Lynn Parramore writes for AlterNet
Millennials, that perennial favorite topic of pundits, are back in the news. This time they’ve been dubbed the “Cheapest Generation” in a recent piece in the Atlantic Monthly.
Fair assessment? Or fairly out to lunch?
“Millennials,” announce the authors, “have turned against both cars and houses in dramatic and historic fashion.” Among the many reasons given for this curious circumstance are new mobile technologies “enabling a different kind of consumption” and patterns of re-urbanization.
The authors do allow that “the Great Recession is responsible for some of the decline” in purchasing. But they worry that young folks just don’t seem to want to spend as lavishly as their parents did, which is a problem because since the end of World War II, new cars and houses have powered the American economy. “Millennials may have lost interest in both,” they warn. They’re more interested in their smartphones than a new ride or a phat pad.
Here’s another thought: they’re broke. Granted, that’s not as sexy for magazine writers to talk about as sussing out cultural and demographic trends. But it’s awfully hard to buy a house or a car when any of the following apply:
- You are in student debt up to your eyeballs.
- You can’t find a job.
- When you do find a job, that job is insecure, low-wage, with few to no benefits.
A company called Revolution, which examines consumer behavior, came out with a report October 13 that the authors of the Atlantic Monthly piece might have consulted before labeling millennials cheap:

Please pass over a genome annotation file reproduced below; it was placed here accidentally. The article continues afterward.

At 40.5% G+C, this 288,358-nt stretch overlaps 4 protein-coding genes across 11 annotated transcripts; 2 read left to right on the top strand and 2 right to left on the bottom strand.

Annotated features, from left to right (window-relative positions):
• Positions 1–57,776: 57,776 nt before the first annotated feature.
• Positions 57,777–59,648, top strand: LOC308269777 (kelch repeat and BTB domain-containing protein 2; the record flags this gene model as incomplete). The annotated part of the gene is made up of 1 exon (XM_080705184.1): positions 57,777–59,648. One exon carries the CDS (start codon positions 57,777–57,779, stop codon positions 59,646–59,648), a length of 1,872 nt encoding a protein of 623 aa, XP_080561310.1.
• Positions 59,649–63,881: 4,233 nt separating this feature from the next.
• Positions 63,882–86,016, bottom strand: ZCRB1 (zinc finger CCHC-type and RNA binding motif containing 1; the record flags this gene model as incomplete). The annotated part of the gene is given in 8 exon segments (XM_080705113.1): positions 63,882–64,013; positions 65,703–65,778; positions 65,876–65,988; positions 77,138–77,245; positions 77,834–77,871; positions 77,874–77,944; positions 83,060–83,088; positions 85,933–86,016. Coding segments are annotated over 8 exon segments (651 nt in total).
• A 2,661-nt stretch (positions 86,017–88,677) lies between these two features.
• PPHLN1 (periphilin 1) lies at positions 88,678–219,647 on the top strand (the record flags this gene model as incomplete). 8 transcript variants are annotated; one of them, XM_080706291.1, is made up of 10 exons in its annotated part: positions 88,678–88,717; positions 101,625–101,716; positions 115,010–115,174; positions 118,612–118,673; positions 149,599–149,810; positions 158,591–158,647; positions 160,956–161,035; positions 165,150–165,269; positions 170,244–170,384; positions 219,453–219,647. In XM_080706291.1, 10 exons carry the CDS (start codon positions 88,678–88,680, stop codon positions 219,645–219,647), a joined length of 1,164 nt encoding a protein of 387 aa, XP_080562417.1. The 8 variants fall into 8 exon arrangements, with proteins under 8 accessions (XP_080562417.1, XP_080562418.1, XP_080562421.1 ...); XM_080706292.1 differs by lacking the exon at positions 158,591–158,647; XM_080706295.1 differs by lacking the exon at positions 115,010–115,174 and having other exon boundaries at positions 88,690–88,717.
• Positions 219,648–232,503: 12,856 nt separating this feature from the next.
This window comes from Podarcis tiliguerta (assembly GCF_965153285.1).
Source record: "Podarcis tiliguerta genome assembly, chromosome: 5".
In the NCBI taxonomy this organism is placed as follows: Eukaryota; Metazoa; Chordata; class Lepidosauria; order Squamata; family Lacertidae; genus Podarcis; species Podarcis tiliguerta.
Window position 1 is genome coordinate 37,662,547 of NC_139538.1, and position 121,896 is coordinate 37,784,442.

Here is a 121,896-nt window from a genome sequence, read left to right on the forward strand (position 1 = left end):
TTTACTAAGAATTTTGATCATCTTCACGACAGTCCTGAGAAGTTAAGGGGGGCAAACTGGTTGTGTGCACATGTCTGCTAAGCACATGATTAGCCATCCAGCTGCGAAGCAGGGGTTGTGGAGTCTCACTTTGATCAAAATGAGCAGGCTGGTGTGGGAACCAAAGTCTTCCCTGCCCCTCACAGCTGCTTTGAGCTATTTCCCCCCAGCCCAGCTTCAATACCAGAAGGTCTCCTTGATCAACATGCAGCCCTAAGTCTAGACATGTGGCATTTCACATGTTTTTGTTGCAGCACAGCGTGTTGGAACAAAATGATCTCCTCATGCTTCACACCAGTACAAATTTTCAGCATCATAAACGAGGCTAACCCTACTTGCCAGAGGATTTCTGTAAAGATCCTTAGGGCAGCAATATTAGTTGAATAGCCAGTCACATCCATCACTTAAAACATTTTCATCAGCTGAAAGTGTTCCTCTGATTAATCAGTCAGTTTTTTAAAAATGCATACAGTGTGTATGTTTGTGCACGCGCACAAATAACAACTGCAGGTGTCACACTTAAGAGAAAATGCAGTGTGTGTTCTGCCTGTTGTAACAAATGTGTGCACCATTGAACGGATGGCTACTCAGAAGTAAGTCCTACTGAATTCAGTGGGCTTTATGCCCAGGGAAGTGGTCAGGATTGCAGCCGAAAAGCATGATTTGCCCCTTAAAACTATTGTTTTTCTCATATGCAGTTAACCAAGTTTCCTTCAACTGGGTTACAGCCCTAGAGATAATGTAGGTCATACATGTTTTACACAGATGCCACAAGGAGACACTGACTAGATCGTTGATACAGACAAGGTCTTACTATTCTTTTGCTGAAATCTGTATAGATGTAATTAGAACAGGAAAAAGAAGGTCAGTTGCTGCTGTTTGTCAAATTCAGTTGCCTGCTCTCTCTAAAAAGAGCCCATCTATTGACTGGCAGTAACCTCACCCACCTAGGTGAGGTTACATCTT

“[The report] revealed key motivations behind why millennials are buying fewer cars. And, contrary to many of the reasons cited in hundreds of articles and reports, the bottom line is clear —they don’t have enough money to buy vehicles due to the continuing weak economy.”
The Great Recession amplified the unemployment and poor jobs and crap wages, but the tale began around the time millennials were born in the 1980s, when Reagan convinced much of America that laissez faire capitalism was the ticket to good times. That was true for a tiny portion of the country, which may now be observed buying McMansions and yachts. But pretty much everyone else, from the middle class on down, got screwed, and the screws are tightening every day.
Millennials have never seen a world in which union-bashing, outsourcing, shareholder value ideology, crap temp jobs, stagnant wages, and growing inequality were not the norm. Most millennials did not go to college, and if they have a high school diploma, it’s worth less than it was than for any generation that came before. Many of the college-educated started out getting exploited as unpaid interns, then didn’t get the jobs they were promised, and subsequently found themselves struggling for one gig after another with plummeting hopes of forging a meaningful career.
Yet pundits are constantly exploring the choices these young people are making as if there is some great mystery to be divined. They aren’t getting married! They’re still living at home with their parents! It must be because they are lazy, or immature, or indecisive, or turning away from consumption for ideological reasons.